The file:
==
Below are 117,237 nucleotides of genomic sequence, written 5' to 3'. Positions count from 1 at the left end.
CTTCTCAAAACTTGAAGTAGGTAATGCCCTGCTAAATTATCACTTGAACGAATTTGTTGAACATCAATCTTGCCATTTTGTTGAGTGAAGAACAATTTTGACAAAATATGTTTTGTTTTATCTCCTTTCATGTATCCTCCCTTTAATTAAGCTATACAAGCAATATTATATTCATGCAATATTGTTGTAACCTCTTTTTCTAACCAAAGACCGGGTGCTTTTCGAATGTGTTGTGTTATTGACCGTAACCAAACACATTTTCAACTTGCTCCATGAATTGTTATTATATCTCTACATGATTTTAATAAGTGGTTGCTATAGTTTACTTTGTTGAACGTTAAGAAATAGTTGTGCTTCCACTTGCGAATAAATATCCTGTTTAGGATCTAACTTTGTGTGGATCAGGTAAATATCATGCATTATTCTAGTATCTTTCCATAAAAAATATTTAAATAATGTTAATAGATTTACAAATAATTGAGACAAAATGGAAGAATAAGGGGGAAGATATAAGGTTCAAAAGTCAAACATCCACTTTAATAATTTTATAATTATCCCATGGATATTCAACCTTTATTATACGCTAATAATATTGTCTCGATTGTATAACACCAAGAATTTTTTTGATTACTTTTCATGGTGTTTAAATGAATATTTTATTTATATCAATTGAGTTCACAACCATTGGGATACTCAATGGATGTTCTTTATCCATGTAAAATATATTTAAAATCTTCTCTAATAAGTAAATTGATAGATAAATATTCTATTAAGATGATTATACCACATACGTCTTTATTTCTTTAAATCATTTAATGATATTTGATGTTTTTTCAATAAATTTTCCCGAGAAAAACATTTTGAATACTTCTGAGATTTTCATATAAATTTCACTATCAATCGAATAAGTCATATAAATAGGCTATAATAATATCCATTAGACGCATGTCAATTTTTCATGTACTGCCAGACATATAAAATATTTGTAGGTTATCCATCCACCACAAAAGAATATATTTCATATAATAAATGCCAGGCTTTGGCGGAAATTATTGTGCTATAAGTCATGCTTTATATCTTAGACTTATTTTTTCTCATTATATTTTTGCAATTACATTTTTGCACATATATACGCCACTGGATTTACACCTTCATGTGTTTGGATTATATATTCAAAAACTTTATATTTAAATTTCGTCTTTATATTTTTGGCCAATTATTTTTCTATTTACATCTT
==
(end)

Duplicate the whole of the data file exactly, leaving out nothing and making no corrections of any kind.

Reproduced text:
Below are 117,237 nucleotides of genomic sequence, written 5' to 3'. Positions count from 1 at the left end.
CTTCTCAAAACTTGAAGTAGGTAATGCCCTGCTAAATTATCACTTGAACGAATTTGTTGAACATCAATCTTGCCATTTTGTTGAGTGAAGAACAATTTTGACAAAATATGTTTTGTTTTATCTCCTTTCATGTATCCTCCCTTTAATTAAGCTATACAAGCAATATTATATTCATGCAATATTGTTGTAACCTCTTTTTCTAACCAAAGACCGGGTGCTTTTCGAATGTGTTGTGTTATTGACCGTAACCAAACACATTTTCAACTTGCTCCATGAATTGTTATTATATCTCTACATGATTTTAATAAGTGGTTGCTATAGTTTACTTTGTTGAACGTTAAGAAATAGTTGTGCTTCCACTTGCGAATAAATATCCTGTTTAGGATCTAACTTTGTGTGGATCAGGTAAATATCATGCATTATTCTAGTATCTTTCCATAAAAAATATTTAAATAATGTTAATAGATTTACAAATAATTGAGACAAAATGGAAGAATAAGGGGGAAGATATAAGGTTCAAAAGTCAAACATCCACTTTAATAATTTTATAATTATCCCATGGATATTCAACCTTTATTATACGCTAATAATATTGTCTCGATTGTATAACACCAAGAATTTTTTTGATTACTTTTCATGGTGTTTAAATGAATATTTTATTTATATCAATTGAGTTCACAACCATTGGGATACTCAATGGATGTTCTTTATCCATGTAAAATATATTTAAAATCTTCTCTAATAAGTAAATTGATAGATAAATATTCTATTAAGATGATTATACCACATACGTCTTTATTTCTTTAAATCATTTAATGATATTTGATGTTTTTTCAATAAATTTTCCCGAGAAAAACATTTTGAATACTTCTGAGATTTTCATATAAATTTCACTATCAATCGAATAAGTCATATAAATAGGCTATAATAATATCCATTAGACGCATGTCAATTTTTCATGTACTGCCAGACATATAAAATATTTGTAGGTTATCCATCCACCACAAAAGAATATATTTCATATAATAAATGCCAGGCTTTGGCGGAAATTATTGTGCTATAAGTCATGCTTTATATCTTAGACTTATTTTTTCTCATTATATTTTTGCAATTACATTTTTGCACATATATACGCCACTGGATTTACACCTTCATGTGTTTGGATTATATATTCAAAAACTTTATATTTAAATTTCGTCTTTATATTTTTGGCCAATTATTTTTCTATTTACATCTT